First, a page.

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2H 2023 - Outlook

Updated: Dec 4, 2023

Main trends

  • Aging population - In more developed countries, the labor force is shrinking and the number of older people is increasing, opening up new opportunities in the healthcare sector and hospital services. The reduction in labor will result in a reduction in production unless technology helps to bridge the gap. It will also weigh on the pension systems of some countries like Italy, where the situation will become unbearable and they will be much more reliant on immigrants.

  • AI - Since the launch of ChatGPT, the world has been filled with this world in every context. It will impact all industries, but we're not sure when. Many investors are already discounting any future AI-related improvements in some stocks, but it's not certain we'll see an obvious shift in the short-term. There is a high probability that AI could increase productivity in most industries, but it will also come at the expense of some workers who lose their jobs only to re-enter the labor market after some time. There will be many opportunities to invest in both direct AI developers and users and materials required for processing units.

  • Financial credit tightening - With the new regulations of Basel IV, banks are required to reduce even more risks and hold higher capital reserves. Having seen what has happened to some regional banks in the US, we believe that it will become increasingly difficult to borrow money from banks, also due to longer-term higher interest rates. This will pave the way for the proliferation of private lenders.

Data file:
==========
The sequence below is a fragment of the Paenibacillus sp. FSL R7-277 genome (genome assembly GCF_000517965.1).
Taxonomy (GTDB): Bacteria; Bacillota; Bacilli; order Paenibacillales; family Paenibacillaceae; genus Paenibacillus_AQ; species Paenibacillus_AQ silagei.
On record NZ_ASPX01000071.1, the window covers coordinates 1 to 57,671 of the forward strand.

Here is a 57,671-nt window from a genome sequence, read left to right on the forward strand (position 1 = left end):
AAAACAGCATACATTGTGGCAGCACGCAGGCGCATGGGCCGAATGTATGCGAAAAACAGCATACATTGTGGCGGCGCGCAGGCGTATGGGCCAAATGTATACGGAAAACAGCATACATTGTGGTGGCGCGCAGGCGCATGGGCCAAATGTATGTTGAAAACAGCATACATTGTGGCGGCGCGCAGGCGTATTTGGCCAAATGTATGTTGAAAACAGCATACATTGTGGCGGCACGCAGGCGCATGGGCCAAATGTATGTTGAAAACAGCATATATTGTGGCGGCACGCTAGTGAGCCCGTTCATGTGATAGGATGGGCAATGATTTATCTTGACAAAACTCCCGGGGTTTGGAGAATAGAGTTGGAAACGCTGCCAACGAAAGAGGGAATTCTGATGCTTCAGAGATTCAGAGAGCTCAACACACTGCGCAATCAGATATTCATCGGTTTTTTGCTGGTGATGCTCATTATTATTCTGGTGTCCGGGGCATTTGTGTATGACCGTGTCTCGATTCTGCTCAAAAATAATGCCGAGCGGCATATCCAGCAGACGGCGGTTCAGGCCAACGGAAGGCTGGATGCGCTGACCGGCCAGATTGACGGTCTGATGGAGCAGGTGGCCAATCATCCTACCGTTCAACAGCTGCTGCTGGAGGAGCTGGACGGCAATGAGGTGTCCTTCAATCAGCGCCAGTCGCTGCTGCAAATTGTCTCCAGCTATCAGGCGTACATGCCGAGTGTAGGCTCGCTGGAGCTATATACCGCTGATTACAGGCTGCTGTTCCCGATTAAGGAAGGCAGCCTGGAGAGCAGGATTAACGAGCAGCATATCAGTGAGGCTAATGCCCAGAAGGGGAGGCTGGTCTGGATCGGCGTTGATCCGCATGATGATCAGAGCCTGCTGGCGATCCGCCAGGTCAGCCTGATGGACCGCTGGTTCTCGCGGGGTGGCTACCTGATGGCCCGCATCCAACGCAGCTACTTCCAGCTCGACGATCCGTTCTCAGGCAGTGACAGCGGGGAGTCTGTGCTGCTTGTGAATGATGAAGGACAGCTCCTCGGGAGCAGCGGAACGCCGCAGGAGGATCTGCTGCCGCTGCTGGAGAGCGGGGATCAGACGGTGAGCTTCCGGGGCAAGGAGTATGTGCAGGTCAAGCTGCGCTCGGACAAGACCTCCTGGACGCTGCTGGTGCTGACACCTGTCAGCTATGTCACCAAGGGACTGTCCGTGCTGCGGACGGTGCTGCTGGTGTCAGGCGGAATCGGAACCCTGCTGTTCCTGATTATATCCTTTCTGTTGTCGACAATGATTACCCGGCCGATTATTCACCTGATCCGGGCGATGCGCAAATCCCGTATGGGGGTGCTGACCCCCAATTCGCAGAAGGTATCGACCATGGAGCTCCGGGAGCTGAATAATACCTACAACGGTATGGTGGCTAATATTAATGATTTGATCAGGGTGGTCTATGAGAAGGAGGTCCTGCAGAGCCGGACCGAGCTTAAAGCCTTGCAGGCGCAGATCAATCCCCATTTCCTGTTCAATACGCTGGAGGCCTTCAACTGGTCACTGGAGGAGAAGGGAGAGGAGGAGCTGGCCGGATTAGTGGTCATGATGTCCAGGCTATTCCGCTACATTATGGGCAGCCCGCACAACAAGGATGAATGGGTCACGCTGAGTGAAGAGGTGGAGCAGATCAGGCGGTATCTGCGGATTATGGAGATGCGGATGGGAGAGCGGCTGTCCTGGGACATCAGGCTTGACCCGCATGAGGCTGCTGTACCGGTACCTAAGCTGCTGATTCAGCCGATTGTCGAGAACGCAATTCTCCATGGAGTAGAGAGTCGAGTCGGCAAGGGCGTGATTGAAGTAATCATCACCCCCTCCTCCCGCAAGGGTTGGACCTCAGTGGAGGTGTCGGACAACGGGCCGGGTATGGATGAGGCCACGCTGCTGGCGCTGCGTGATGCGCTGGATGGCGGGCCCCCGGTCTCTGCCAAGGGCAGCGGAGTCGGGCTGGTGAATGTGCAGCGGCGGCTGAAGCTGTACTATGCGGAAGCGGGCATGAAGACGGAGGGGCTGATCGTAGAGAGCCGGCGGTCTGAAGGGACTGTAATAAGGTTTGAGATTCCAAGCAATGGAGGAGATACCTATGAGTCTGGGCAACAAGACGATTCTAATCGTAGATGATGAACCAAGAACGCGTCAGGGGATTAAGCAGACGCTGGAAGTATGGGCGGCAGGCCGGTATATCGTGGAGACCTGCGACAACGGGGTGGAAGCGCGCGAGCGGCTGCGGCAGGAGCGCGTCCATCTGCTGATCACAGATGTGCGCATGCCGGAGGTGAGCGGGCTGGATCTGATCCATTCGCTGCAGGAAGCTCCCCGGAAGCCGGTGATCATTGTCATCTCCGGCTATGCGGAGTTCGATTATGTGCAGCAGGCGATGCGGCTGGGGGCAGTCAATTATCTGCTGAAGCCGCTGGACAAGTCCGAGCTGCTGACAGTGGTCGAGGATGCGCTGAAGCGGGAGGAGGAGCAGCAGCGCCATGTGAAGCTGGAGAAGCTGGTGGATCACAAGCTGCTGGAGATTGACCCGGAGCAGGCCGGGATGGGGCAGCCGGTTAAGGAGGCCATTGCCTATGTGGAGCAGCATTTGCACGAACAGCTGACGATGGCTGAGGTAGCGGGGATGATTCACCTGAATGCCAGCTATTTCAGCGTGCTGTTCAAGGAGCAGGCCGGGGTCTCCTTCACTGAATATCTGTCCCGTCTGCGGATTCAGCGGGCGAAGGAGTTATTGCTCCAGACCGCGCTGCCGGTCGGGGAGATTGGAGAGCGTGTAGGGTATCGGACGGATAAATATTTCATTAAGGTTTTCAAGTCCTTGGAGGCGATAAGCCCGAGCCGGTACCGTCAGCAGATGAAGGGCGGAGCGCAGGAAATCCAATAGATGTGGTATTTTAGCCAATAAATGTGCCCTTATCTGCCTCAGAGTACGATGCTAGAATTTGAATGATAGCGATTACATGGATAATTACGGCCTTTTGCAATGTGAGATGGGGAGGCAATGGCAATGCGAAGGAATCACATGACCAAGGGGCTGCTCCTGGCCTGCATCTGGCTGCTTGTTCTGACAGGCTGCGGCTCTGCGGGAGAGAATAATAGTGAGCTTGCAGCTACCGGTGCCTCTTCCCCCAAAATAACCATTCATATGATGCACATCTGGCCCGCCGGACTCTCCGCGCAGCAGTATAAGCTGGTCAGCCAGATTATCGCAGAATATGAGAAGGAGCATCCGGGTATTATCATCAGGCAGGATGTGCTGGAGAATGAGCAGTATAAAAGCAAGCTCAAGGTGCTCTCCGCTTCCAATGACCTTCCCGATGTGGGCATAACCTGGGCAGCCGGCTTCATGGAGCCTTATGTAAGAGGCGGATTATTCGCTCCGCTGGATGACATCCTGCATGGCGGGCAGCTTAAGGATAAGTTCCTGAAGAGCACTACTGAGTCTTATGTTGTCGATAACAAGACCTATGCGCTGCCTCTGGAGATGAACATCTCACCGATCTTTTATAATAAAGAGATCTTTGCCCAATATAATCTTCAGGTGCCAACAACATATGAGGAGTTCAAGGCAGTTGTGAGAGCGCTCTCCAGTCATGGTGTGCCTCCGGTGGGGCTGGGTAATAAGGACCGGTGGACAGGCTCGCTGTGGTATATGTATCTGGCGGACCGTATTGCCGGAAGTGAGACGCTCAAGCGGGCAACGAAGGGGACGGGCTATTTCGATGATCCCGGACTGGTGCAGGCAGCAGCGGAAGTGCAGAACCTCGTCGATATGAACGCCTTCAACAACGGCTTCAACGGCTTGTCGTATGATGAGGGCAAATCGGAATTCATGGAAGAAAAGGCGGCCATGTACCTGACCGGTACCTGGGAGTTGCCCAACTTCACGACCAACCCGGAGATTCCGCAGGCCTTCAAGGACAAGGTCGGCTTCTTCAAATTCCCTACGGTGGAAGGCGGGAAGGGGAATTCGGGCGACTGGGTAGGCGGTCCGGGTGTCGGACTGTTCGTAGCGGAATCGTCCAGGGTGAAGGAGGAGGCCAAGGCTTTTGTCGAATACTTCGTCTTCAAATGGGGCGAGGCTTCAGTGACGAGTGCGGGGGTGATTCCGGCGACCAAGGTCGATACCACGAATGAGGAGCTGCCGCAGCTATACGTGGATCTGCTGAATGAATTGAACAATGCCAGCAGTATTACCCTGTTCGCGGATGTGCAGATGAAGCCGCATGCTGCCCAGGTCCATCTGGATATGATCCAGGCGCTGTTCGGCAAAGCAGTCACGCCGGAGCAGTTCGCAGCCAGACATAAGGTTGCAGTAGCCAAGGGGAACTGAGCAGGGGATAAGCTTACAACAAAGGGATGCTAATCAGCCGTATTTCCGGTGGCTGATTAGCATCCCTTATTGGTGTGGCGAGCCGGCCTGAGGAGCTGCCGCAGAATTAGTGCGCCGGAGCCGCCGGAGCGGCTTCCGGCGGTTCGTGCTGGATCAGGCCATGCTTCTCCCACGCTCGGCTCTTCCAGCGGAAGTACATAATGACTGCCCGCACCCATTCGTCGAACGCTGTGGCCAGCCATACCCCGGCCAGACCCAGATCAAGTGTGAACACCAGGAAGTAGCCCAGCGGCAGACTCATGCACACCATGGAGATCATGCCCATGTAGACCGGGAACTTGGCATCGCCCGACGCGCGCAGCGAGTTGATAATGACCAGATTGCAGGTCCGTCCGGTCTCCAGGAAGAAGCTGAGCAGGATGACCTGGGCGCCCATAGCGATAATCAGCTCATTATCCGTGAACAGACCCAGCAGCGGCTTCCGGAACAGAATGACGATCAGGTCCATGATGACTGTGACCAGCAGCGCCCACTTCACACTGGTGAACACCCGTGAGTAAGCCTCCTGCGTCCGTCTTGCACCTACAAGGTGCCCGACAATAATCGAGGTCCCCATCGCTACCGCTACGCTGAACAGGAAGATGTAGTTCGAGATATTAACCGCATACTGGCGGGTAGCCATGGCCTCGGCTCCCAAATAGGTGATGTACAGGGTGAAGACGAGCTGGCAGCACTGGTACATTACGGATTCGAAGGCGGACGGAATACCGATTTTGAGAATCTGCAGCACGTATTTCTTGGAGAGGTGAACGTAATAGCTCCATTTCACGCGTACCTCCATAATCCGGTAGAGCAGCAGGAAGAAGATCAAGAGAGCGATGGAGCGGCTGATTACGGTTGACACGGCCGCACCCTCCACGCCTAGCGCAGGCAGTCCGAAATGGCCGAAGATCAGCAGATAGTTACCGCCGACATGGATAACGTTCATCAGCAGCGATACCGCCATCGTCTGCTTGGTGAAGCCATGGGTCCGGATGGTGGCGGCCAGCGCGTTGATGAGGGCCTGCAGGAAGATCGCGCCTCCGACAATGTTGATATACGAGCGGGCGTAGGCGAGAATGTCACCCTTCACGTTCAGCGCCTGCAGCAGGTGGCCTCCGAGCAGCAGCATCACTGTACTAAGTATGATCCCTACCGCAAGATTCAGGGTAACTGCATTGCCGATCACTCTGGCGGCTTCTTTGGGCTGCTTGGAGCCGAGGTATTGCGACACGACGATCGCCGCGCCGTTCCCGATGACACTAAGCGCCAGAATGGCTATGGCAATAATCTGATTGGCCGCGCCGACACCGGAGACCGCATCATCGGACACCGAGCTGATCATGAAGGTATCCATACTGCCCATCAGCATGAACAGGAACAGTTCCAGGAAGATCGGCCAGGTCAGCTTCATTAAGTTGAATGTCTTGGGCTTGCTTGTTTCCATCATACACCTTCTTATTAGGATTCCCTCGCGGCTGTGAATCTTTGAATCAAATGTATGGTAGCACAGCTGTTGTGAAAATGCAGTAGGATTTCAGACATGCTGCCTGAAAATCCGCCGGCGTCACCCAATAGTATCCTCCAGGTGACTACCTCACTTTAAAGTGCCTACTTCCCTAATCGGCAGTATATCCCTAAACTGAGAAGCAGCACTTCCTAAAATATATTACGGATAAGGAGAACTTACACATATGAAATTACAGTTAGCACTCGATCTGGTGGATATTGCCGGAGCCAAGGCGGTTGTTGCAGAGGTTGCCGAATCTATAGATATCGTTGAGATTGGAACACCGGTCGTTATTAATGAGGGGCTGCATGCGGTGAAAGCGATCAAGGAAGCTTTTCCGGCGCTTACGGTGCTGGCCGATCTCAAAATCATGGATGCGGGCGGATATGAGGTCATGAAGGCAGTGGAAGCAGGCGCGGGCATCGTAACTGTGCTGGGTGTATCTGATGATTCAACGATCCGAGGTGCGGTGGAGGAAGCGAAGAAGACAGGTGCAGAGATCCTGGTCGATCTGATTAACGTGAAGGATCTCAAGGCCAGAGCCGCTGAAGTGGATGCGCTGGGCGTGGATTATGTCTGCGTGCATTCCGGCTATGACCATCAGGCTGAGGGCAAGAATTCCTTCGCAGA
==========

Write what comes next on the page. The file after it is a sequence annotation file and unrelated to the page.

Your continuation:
• Recession - We should not relax because we have seen a decreasing inflation in the last months since the 2M10Y curve is still inverted. We are still expecting at least one rate hike in the US and two in the Euro-area, but it could be even worse if there is no signal of the economy slowing down. One positive data is the payroll growth in the US, which is lower than expected and could keep a dovish Central Bank. We believe that rate cuts will not begin before Q3 2023, unless the economy is suffering too much (for example a recession, which is very likely at the moment and could be triggered by the CRE bubble). We avoided the inflectionist spiral driven by the expectations, which has always been positive, however we believe it is too optimistic and it is not fully pricing a recession. Different case is the UK, which has seen higher inflation and has really high probabilities of suffering from inflation and interest rates in the long run, since loans are mostly issued at variable rates, this will contract the income available for the next 20-24 months.

Investment opportunities

Fixed Income - We remain neutral on developed market fixed income, preferring to focus on some short dated government bonds or even some emerging market local currency government bonds, while keeping in mind all the risks involved. US and EU IG corporate bonds offer really attractive yields without taking on huge risks.

Equities - We prefer a slightly underweight position on DM equities, we prefer focusing on the financial sector (avoiding banks exposed to CRE), which should see an increase in revenue, due to the higher rates, the energy sector, with oil prices that should rise around 10-15% in the next months, and we still see travel as a solid business, with some major airlines and accommodation companies. Be cautious with tech stocks, avoid P/E which are already too high. For EM we would stay slightly overweight in China and India.

Private Markets - Private equity should remain slightly underweight given the looming recession, while private credit should be overweight as opportunities are plentiful as financing conditions tighten.


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